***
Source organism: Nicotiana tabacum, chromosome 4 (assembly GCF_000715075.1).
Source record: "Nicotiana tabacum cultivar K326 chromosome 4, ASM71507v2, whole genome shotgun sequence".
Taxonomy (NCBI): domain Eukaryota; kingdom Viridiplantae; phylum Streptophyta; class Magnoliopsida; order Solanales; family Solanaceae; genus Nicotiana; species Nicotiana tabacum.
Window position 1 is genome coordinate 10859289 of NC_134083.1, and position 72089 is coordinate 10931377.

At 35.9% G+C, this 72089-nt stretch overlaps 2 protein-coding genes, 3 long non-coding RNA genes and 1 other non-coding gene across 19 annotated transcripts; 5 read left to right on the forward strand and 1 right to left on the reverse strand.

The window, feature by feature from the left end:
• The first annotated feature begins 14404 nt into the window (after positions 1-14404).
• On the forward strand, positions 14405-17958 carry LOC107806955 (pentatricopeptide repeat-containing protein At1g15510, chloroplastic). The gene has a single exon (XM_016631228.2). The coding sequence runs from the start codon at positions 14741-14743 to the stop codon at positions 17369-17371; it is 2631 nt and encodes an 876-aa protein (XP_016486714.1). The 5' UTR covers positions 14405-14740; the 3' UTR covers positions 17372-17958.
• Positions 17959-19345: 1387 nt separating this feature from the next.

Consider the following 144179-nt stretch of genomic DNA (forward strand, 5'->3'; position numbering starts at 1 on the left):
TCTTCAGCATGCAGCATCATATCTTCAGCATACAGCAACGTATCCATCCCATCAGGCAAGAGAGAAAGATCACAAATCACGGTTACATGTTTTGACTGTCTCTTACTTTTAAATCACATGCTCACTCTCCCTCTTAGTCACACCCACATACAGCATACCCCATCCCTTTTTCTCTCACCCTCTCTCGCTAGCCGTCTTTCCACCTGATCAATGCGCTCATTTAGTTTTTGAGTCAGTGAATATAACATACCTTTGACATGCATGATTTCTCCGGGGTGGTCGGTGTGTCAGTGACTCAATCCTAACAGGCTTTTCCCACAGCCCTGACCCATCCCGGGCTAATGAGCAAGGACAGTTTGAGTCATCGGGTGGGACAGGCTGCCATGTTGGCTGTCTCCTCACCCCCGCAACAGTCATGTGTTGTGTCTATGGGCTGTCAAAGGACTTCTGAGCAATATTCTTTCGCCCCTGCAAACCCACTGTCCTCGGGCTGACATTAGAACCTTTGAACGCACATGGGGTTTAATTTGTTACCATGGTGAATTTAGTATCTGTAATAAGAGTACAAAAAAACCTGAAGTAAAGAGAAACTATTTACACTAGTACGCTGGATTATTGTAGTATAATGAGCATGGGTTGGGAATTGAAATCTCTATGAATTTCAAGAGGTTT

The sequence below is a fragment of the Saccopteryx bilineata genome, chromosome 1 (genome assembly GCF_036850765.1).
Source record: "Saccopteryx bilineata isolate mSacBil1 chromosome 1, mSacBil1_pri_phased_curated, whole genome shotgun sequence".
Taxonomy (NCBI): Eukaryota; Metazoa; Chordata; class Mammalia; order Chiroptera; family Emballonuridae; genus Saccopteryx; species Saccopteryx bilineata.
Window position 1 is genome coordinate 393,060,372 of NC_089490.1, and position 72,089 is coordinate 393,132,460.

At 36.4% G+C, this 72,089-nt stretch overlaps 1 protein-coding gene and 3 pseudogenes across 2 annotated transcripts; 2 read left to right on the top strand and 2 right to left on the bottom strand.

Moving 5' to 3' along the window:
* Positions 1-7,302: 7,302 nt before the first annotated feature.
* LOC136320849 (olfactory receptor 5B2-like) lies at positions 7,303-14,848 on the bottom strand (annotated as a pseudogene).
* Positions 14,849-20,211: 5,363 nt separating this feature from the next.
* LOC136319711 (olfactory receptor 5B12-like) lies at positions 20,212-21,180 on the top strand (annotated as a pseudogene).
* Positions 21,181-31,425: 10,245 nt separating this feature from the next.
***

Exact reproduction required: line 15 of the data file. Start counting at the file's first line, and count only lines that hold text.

Window position 1 is genome coordinate 393,060,372 of NC_089490.1, and position 72,089 is coordinate 393,132,460.